Summer highlights

lordnortonThe period leading up to the summer recess can be quite a hectic one, with members looking forward to getting something of a break.  This was especially the case this year in the Lords, given that we were sitting until the end of July.  For me, I would identify three particular highlights of the month or so before the recess.

The first was the occasions I spoke in the chamber.  Most of my work tends to be in committee, but I was variously on my feet in debates.  The most significant contribution, as will be clear from my earlier posts, was in the Second Reading debate on the Marriage (Same Sex Couples) Bill.  Speaking as the last backbench speaker ensured I was addressing a full chamber.  I noticed it was packed when I rose to speak, though given that the sun was shining through the windows directly on me I could only make out a fairly indistinct mass of people around and in front of me, as well as crowded by the Throne.  I was amazed by the reaction to the speech (both qualitatively and quantitatively).  I have spent 15 years speaking regularly on constitutional issues, but the danger is that I willl get a reputation for making my most notable speeches on the age of consent and on same-sex marriage.

The second highlight was seeing the Prime Minister somewhat more than usual.  I have been to No. 1o on various occasions over the years, but this was the first time I attended a BBQ at which the PM served me a hot dog.  (I could have had a burger, but he told me they were not quite ready.)   As those who follow me on Twitter will know, I also had tea with him shortly before the recess: he came over to the Lords and had tea with me and half-a-dozen other peers.  It was a fruitful afternoon.

The third highlight is one that I have already covered.  I have found serving on the Joint Committee on the Voting (Prisoner Eligibility) Bill to be extremely interesting, but the unexpected highlight was going to prison.  I have already done a post about the visit.  It was enlightening, far more productive than I anticipated and gave me much more of an understanding, albeit basic, of our prison system.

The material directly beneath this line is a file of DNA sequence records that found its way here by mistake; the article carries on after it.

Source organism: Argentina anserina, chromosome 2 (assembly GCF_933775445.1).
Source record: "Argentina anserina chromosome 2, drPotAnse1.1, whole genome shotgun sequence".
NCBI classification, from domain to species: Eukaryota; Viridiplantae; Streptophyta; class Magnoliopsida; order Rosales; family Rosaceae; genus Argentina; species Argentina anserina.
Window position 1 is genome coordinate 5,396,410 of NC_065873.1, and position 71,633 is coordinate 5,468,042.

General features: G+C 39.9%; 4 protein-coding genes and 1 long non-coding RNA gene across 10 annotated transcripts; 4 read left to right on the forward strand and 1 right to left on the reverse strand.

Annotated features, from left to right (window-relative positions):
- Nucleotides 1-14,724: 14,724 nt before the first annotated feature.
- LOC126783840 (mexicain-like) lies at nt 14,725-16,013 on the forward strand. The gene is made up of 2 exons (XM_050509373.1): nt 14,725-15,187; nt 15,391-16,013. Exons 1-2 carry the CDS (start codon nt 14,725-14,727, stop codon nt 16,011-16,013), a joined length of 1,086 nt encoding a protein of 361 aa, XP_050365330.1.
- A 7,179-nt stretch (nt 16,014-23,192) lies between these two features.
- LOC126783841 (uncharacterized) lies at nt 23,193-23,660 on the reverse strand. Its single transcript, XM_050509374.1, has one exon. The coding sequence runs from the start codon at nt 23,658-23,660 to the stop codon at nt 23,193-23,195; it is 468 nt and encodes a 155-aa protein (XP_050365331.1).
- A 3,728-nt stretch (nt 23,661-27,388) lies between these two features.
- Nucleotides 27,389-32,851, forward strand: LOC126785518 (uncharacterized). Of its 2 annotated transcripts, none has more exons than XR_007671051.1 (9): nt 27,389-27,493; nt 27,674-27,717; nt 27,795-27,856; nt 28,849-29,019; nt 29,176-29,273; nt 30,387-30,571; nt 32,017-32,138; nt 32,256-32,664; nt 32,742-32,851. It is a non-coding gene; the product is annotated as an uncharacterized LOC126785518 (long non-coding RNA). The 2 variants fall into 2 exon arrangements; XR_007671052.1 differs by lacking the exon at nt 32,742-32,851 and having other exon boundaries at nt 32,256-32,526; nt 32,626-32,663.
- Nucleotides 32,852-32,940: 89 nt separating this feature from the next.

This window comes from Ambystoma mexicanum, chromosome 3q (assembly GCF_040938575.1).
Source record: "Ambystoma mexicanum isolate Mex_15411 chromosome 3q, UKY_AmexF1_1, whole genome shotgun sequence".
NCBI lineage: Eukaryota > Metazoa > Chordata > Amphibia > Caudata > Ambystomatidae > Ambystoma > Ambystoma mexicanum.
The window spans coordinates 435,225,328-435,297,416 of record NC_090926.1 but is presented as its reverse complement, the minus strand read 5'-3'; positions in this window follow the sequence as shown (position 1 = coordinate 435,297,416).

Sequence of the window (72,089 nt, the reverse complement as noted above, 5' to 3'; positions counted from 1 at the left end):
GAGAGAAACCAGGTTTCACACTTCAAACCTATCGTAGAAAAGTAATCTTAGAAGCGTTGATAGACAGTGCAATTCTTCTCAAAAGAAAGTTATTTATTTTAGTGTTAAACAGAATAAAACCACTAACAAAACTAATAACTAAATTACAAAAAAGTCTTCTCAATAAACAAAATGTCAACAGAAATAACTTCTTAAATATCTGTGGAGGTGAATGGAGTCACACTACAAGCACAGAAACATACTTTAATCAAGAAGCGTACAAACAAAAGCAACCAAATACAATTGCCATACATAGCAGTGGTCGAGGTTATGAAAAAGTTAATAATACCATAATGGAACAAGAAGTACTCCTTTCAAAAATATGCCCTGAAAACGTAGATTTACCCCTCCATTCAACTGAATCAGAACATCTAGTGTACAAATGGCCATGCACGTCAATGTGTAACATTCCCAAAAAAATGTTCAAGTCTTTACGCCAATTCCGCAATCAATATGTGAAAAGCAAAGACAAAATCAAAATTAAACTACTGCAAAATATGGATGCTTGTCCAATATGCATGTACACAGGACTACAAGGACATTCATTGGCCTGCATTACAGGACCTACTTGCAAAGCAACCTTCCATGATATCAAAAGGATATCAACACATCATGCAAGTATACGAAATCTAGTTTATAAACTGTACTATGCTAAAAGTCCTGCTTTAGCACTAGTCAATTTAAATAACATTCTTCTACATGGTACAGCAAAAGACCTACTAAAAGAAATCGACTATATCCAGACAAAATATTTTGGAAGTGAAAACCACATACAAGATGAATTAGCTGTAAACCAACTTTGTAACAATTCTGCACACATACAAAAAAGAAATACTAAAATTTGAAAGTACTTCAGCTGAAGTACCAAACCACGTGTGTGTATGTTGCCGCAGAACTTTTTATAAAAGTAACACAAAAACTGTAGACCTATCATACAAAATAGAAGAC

These were the highpoints of what was a busy period.  Time was also taken up with the regular meetings of the Secondary Legislation Scrutiny Committee and the executive committee of the Association of Conservative Peers.  (I was asked to research the origins of the committee – a somewhat daunting exercise given the absence of records!)  I also chaired a working group on overseas voters.  There was at times an element of running in order to stand still.  The recess provides an opportunity to catch up on my ‘to do’ list.  I may just have caught up by the time the House resumes….

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About Lord Norton

Professor of Government at Hull University, and Member of the House of Lords
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2 Responses to Summer highlights

  1. Neil M says:

    There is a piece in one of the broadsheets today which has the temerity to suggest that the most well known person from Louth is “Robert Wyatt of Soft Machine” (no – I hadn’t either but it is a progressive rock band). I can only assume that they have selected on the basis of current residents only. I don’t imagine that this fellow has had the sixth form centre named after him.
    It went on to tell us that Louth is Britain’s favourite market town as voted by fans of BBC’s Countryfile magazine but, notwithstanding such an endorsement, rumours that 007 actor Daniel Craig wants to move there are a pure fabrication. No doubt this will come as a relief to Mr Wyatt, who would otherwise have slipped into second place.

  2. Lord Norton says:

    Hmm, well he may be ‘from’Louth, but living in the town is not by itself sufficient to be an Old Ludensian. If one includes people living near Louth, I doubt if he would qualify anyway as being in first place. The town was indeed voted by readers of the BBC Countryside’s magazine as the readers’ favourite market town. I suspect readers cast their votes without knowing of the residence (or possiby the existence) of Mr Wyatt.

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